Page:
C’Mon Down!

Boy in wheelchair with Wheel of Fortune wheel on his wheel covers. He is holding a $5000 wheel piece.

A Giraffe in its Natural Habitat

Girl in a giraffe costume. Her crutches make up the front long legs

Winter is Coming

Young man in a powerchair wearing clothing from the series "Game of Thrones". His wheelchair is fashioned to look like the Iron Throne

No High Sticking!

Young child in wheelchair wearing a hockey jersey and holding a hockey stick. His wheelchair is surrounded by a penalty box

My Little Pony Chariot

Girl in her wheelchair that has rainbow wheels, a cloud surrounding the chair, being pulled by a "My Little Pony"

Halloween is a special time for many kids and Magic Wheelchair is an organization that strives to make it, as they say, “epic”.  A volunteer group of designers and builders work together to create extra special costumes for kids with disabilities picked through an application process each year.  The My Little Pony costume above is an example of their magic.

Costumes are not the only barrier for people with disabilities on Halloween.  The Connecting for Kids website has helpful considerations to think about related to creating an inclusive Halloween.  For example:

  • Keep in mind that children who are nonverbal may not be able to say “trick-or-treat” or “thank you.” Do not push for verbal responses and be sensitive to children who do not give expected social feedback.
  • Be prepared to describe treats for children with blindness or low vision issues.
  • Make sure that you are handing out treats in a well-lit, accessible area. If your house is not accessible, consider handing out treats in a different location (for example, in the driveway or in a community common area).
  • When addressing trick-or-treaters, make sure they can see your face and mouth as you speak. This can help children who struggle with speech and hearing issues. Better still, learn some simple Halloween signs (video).
  • Be observant. Children with anxiety or other issues may wander from a caregiver or safe area.

Happy Halloween!

Introducing: The Flash!

By MATP Staffer Laura Hall

Laura her power wheelchair

Last week I got a new power wheelchair.  It’s hard to explain to people who don’t use mobility devices, but getting a new wheelchair is like Christmas, Easter and your birthday all rolled into one. Way more exciting than a new car.  Obtaining a new wheelchair is usually a long process.  Typically you can only get a new chair every 5 years, and that’s assuming your prior chair is worn out and your seating needs have changed (from growth, etc.)   It involves an individualized assessment, a mountain of paperwork, a pre-authorization process, and a ton of waiting as the insurance cogs slowly turn. Needless to say, delivery day is exciting.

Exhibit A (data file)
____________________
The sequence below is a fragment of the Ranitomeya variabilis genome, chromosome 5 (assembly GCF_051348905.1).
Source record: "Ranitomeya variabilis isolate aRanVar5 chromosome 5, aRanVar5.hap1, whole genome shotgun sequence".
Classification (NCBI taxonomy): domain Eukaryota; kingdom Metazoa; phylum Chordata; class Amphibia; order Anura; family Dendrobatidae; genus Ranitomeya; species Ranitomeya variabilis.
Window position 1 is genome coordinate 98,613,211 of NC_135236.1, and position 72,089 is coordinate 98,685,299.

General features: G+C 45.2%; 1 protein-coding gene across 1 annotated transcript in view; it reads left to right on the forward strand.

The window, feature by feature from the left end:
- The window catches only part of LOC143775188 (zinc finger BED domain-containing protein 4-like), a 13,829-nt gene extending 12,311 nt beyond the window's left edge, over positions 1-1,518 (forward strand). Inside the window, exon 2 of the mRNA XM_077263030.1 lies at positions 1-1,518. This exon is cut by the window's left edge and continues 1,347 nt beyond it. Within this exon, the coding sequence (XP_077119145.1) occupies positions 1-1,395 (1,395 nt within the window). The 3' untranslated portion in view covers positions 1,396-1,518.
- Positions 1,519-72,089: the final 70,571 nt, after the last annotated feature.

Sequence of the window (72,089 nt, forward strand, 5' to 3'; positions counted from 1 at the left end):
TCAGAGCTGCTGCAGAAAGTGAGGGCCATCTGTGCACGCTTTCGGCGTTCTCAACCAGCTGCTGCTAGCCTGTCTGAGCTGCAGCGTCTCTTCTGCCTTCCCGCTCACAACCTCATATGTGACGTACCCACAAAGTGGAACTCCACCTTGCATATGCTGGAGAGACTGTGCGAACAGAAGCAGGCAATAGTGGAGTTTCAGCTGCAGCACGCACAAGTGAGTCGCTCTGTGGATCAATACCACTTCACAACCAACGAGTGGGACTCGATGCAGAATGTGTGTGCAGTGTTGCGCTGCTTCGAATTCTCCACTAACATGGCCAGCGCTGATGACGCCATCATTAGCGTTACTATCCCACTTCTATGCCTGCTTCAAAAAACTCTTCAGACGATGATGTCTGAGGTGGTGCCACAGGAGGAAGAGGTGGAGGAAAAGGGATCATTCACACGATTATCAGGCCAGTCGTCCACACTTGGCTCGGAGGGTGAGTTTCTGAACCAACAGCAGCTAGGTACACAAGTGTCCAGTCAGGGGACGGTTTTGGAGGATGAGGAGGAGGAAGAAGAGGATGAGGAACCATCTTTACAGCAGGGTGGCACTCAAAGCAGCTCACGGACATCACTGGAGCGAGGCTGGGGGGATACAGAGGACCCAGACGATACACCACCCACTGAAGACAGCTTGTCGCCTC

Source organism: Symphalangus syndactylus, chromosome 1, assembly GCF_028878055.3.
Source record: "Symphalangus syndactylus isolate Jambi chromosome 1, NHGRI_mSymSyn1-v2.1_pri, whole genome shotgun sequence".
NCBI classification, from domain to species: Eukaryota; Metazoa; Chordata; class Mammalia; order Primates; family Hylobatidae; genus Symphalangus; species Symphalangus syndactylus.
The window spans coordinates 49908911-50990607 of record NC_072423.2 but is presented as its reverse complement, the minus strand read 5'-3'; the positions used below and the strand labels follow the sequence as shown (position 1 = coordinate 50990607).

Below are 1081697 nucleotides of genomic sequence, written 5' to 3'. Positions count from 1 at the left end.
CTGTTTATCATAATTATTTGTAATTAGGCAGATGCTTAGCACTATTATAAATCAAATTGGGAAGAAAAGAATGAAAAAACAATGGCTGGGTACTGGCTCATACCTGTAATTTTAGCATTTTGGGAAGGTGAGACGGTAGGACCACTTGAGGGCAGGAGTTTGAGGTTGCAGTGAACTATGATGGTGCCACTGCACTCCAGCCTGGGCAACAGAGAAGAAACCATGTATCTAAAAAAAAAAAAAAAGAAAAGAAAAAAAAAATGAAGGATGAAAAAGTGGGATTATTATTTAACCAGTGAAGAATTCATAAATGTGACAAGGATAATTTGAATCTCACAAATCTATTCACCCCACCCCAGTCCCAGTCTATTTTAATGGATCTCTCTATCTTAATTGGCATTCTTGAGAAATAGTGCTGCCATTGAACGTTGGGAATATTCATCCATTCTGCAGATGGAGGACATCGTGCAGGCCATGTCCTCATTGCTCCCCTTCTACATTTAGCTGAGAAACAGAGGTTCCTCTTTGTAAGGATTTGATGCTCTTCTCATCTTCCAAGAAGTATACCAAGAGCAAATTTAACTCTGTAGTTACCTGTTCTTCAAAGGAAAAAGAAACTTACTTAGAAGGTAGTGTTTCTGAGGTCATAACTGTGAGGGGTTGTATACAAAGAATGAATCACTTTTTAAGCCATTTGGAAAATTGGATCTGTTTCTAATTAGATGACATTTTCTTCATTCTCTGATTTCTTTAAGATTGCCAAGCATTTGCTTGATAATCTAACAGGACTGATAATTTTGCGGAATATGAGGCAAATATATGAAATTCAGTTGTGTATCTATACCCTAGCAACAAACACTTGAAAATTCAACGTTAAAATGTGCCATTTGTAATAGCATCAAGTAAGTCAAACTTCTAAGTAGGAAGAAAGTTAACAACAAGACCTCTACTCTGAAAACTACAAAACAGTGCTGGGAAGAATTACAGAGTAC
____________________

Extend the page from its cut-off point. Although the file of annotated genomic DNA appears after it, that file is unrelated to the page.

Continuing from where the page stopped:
A manual wheelchair reclined back showing the various angles of the tilt in space feature

My new wheelchair (also known as “The Flash” for it’s red and yellow design is a Permobil M3  It is a mid-wheel drive configuration, which gives me a tighter turning radius than my previous chair.  This is helpful for getting around corners in my new home.  The are other drive configurations, front wheel and rear wheel that have their benefits and drawbacks.  People often tell me that my wheelchairs are fancy or have all the bells and whistles.  My chair has a lot of features that allow me to change my positioning, but they’re certainly not luxurious or frivolous in any way.   The tilt-in-space feature allows me to shift my body weight to prevent pressure sores.  Pressure sores, once you have them, are serious and difficult to heal.  It is also the way I transfer into the chair because it allows my hips to flex and slide back naturally.  The other benefits of tilt-in-space functions have been well documented.

 

 

Woman reaching into her microwave using the Active Reach feature

My chair also reclines, meaning the back only reclines, so I am able to stretch my hip flexors.  Spending 16 hours+ in a wheelchair can cause contractures and shortening of the muscles if not stretched periodically during the day.  To help with circulation and blood clots, the footrests also elevate out.  There is a new feature on the Permobil M3 is called Active Reach, this feature is invaluable, as it tilts the seat up slightly and forward.  This enables me to reach doorknobs, counters and lowers the seat a bit for easier transfers.